What is SAR? Definition of SAR: Cell Phone Radiation



With a sea of studies on both sides of the cell phone radiation fence often leaving consumers confused, there is one standard to help you determine the government-monitored radiation level of your cell phone. It’s called SAR.

SAR is a “way of measuring the quantity of radiofrequency (RF) energy that is absorbed by the body,” according to the Cellular Telecommunications Industry Association (CTIA).

SAR stands for specific absorption rate. The lower your cell phone SAR, the lower your electromagnetic radiation exposure and therefore potential health risks associated with using your cell phone.

In North America, a cell phone’s SAR rating is measured between 0.0 and 1.60 with 1.60 set by the Federal Communications Commission (FCC) as the maximum level of radiation permissible.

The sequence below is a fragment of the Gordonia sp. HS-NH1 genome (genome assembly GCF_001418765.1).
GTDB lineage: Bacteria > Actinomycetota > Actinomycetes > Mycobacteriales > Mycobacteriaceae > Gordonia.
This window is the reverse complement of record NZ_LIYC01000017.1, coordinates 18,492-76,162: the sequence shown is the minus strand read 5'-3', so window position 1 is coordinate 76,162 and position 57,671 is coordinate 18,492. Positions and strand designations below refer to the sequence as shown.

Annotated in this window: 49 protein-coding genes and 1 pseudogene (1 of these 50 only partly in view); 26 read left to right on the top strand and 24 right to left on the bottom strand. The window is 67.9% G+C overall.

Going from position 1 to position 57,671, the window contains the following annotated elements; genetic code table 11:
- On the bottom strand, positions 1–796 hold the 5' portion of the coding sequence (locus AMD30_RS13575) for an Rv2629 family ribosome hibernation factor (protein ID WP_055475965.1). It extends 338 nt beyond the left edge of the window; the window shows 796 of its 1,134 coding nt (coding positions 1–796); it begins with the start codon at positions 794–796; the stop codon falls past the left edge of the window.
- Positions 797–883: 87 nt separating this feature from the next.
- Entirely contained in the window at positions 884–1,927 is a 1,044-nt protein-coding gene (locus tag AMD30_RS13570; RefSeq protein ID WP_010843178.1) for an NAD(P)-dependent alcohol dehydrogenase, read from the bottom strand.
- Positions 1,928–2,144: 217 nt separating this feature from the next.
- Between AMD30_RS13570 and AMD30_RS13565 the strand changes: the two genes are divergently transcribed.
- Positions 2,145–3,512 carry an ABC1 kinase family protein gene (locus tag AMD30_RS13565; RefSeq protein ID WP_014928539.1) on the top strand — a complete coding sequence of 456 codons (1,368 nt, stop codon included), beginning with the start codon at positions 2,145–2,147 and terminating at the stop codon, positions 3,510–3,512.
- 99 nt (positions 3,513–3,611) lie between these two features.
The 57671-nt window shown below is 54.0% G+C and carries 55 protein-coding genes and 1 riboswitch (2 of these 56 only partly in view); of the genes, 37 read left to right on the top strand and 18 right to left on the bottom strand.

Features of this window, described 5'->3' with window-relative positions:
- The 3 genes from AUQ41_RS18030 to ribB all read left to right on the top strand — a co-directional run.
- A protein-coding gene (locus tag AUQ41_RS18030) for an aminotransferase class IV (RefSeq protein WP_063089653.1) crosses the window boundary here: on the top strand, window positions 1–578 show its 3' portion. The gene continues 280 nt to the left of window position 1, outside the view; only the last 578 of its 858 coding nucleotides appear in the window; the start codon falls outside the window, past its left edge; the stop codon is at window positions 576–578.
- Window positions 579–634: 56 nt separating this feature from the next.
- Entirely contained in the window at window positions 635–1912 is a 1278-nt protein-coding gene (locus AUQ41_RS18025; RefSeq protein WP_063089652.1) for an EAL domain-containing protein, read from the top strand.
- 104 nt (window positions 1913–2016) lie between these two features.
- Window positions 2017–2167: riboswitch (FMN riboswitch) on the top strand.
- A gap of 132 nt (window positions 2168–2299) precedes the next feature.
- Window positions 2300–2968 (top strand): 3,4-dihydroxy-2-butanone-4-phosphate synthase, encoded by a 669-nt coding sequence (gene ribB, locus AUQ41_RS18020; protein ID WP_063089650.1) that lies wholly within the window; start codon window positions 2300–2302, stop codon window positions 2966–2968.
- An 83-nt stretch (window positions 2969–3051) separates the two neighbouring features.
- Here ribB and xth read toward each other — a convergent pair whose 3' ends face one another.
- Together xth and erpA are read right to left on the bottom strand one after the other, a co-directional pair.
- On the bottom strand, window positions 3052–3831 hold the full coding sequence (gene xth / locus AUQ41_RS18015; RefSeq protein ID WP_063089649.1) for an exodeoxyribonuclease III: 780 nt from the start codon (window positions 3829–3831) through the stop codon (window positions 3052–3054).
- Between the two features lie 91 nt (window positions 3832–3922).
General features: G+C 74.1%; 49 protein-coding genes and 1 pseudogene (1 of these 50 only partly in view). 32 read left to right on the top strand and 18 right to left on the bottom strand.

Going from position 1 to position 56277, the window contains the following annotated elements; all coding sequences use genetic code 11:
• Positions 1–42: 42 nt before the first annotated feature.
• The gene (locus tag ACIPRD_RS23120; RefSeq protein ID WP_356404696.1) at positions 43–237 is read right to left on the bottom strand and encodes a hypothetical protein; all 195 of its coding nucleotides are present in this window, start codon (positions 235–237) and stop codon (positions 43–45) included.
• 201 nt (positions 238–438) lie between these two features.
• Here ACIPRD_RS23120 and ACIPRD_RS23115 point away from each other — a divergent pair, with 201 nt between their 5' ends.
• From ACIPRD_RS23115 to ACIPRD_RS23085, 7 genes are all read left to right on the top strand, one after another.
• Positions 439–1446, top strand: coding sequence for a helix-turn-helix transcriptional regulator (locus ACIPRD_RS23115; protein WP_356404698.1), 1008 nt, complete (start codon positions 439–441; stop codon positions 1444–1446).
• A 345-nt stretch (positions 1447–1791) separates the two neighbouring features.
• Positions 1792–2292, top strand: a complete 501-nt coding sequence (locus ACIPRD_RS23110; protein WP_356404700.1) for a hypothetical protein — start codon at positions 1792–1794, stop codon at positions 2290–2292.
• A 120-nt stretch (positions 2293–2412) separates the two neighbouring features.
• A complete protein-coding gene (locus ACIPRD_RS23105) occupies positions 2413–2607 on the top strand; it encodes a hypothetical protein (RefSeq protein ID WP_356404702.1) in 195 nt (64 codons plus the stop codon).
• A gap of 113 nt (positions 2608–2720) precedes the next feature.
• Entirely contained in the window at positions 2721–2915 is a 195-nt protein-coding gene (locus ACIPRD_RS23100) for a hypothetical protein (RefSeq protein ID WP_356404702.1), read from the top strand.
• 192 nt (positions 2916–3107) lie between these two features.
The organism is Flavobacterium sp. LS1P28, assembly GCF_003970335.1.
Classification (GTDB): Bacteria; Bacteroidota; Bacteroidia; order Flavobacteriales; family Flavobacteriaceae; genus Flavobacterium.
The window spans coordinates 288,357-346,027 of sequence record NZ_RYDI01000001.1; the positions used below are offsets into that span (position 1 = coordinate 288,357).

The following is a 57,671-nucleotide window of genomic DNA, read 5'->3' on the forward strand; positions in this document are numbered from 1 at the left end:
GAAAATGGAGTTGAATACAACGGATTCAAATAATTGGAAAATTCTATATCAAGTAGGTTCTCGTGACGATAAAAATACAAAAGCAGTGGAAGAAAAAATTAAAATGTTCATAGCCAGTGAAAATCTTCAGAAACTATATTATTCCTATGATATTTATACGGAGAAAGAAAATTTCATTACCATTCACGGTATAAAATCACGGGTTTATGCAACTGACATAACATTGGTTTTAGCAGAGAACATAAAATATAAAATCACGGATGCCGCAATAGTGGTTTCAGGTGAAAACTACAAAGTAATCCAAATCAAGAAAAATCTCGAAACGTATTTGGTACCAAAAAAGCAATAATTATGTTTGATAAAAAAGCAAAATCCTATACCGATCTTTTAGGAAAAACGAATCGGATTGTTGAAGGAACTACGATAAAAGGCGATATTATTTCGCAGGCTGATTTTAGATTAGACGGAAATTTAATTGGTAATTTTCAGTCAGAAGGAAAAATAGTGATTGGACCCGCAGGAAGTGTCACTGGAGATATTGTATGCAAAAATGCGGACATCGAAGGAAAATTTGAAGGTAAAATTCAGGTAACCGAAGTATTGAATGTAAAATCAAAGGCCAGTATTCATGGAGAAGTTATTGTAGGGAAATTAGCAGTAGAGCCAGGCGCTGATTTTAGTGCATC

The CTIA requires all cell phones in the U.S. to comply with this SAR limit from the FCC.

In Europe, the SAR rating runs from 0.0 to 2.0 as adopted by the European Union Council and recommended by the International Commission on Non-Ionising Radiation Protection (ICNIRP).

In North America, SAR is measured in watts per kilogram (or W/kg) averaged over one gram of biological tissue while in Europe SAR is averaged over 10 grams. The FCC limit, which averages over one gram of body tissue, is much stricter than the rest of the world.

The iPhone 3G, for example, has a relatively high SAR rating of 1.388. The Motorola Rapture VU30 reports a lower SAR rating of 0.88 at the head and 0.78 at the body while the LG enV 2 reports a higher SAR rating of 1.34 at the head and 1.27 at the body.

In addition to proactively selecting a cell phone with a low SAR rating, you can also reduce your radiation exposure by using a short-range Bluetooth wireless headset (like this one) to keep your cell phone away from your head or use your cell phone’s speakerphone.

Also Known As:

specific absorption rate


The SAR radiation rating of the iPhone 3G is 1.388.